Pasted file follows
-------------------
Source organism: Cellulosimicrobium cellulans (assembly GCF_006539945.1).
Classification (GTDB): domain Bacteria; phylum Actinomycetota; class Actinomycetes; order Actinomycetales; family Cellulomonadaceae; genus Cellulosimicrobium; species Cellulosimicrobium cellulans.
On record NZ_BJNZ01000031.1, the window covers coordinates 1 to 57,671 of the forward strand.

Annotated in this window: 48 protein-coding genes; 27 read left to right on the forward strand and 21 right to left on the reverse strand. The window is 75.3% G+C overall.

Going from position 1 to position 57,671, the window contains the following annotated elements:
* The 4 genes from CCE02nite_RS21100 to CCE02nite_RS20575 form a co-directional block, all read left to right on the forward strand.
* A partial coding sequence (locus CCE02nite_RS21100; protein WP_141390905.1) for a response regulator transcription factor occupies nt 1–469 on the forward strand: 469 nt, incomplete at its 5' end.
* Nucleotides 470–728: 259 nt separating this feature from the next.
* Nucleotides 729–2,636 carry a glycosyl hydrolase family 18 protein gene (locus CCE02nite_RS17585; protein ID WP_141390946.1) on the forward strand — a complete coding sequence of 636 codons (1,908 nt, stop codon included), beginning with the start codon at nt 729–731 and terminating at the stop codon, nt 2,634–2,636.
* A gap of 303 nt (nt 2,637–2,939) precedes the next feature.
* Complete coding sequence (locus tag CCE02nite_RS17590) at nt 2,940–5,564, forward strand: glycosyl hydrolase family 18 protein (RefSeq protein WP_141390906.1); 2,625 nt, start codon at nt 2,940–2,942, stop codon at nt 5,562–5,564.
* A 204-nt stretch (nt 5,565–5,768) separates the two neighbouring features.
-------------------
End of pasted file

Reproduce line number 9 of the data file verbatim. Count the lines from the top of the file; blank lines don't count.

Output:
* Nucleotides 729–2,636 carry a glycosyl hydrolase family 18 protein gene (locus CCE02nite_RS17585; protein ID WP_141390946.1) on the forward strand — a complete coding sequence of 636 codons (1,908 nt, stop codon included), beginning with the start codon at nt 729–731 and terminating at the stop codon, nt 2,634–2,636.